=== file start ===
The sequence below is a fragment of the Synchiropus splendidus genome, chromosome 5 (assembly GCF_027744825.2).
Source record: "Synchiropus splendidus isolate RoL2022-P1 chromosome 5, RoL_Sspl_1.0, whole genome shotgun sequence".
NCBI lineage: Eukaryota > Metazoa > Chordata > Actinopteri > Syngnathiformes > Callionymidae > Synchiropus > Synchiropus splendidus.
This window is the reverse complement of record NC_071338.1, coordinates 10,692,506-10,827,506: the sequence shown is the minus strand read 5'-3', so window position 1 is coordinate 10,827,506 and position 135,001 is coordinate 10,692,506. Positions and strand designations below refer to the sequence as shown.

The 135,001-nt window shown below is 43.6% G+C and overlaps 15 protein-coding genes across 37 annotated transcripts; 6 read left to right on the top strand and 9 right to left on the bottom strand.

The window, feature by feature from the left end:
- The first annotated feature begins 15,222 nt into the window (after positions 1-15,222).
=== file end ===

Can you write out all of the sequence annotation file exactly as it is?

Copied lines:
The sequence below is a fragment of the Synchiropus splendidus genome, chromosome 5 (assembly GCF_027744825.2).
Source record: "Synchiropus splendidus isolate RoL2022-P1 chromosome 5, RoL_Sspl_1.0, whole genome shotgun sequence".
NCBI lineage: Eukaryota > Metazoa > Chordata > Actinopteri > Syngnathiformes > Callionymidae > Synchiropus > Synchiropus splendidus.
This window is the reverse complement of record NC_071338.1, coordinates 10,692,506-10,827,506: the sequence shown is the minus strand read 5'-3', so window position 1 is coordinate 10,827,506 and position 135,001 is coordinate 10,692,506. Positions and strand designations below refer to the sequence as shown.

The 135,001-nt window shown below is 43.6% G+C and overlaps 15 protein-coding genes across 37 annotated transcripts; 6 read left to right on the top strand and 9 right to left on the bottom strand.

The window, feature by feature from the left end:
- The first annotated feature begins 15,222 nt into the window (after positions 1-15,222).